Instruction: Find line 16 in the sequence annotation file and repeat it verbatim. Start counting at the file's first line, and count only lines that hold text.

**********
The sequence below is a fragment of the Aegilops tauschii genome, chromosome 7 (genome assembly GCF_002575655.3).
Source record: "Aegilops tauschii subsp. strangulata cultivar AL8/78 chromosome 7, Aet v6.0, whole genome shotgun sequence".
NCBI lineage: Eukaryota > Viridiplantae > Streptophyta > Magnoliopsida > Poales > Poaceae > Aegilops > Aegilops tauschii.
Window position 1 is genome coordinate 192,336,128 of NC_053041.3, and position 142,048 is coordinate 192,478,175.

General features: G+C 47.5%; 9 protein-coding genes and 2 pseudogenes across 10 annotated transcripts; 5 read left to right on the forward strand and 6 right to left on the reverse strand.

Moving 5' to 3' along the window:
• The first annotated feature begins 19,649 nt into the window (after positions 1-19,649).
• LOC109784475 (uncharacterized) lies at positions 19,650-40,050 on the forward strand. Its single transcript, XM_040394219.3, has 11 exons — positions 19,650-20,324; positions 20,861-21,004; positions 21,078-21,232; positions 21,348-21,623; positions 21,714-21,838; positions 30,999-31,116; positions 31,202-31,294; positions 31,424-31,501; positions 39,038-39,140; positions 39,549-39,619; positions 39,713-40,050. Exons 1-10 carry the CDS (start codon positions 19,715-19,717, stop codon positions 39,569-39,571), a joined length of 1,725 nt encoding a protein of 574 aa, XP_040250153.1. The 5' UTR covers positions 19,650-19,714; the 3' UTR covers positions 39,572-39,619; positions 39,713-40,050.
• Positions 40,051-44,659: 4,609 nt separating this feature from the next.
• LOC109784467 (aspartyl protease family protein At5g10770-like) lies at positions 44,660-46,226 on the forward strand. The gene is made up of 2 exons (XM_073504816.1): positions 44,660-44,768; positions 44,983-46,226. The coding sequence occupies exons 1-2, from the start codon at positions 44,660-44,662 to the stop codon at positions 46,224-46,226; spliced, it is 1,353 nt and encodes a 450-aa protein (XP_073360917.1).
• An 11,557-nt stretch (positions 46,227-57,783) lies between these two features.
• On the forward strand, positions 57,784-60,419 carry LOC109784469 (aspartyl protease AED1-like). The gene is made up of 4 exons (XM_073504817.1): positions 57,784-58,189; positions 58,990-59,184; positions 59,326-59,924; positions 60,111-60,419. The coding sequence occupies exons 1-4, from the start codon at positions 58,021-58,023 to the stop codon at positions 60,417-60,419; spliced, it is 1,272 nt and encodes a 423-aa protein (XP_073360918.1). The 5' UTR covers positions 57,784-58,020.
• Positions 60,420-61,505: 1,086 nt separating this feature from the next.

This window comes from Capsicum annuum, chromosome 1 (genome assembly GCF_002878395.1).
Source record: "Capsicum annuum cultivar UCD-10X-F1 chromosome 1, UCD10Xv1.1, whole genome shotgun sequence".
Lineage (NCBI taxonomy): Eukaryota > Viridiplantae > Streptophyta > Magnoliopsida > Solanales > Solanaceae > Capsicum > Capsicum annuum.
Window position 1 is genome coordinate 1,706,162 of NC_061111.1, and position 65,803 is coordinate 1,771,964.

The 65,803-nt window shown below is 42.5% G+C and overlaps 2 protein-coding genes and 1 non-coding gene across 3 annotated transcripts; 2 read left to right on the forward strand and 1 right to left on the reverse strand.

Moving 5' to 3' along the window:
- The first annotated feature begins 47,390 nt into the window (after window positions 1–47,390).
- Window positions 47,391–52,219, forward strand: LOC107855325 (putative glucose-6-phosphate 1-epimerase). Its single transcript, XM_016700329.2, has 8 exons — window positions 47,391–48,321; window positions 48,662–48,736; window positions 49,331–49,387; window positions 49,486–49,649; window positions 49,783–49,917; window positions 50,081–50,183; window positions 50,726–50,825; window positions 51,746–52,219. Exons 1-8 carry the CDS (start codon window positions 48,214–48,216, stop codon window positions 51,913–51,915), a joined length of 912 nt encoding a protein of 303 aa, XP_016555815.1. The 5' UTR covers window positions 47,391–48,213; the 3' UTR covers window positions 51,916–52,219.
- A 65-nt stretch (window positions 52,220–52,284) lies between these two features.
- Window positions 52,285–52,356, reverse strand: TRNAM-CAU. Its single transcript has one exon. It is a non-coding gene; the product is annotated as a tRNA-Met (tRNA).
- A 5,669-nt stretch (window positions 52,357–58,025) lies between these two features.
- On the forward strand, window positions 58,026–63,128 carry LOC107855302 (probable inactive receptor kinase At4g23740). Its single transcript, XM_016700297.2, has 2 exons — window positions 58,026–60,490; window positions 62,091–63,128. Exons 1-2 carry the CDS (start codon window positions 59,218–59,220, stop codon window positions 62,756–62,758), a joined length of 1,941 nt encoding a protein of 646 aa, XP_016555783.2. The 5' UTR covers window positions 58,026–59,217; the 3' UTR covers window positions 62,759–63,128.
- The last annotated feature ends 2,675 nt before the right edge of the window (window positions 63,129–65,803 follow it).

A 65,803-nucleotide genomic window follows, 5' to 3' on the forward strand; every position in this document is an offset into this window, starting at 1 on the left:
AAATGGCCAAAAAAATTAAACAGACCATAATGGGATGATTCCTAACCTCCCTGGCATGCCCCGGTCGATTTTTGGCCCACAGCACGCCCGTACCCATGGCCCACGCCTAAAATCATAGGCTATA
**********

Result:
Lineage (NCBI taxonomy): Eukaryota > Viridiplantae > Streptophyta > Magnoliopsida > Solanales > Solanaceae > Capsicum > Capsicum annuum.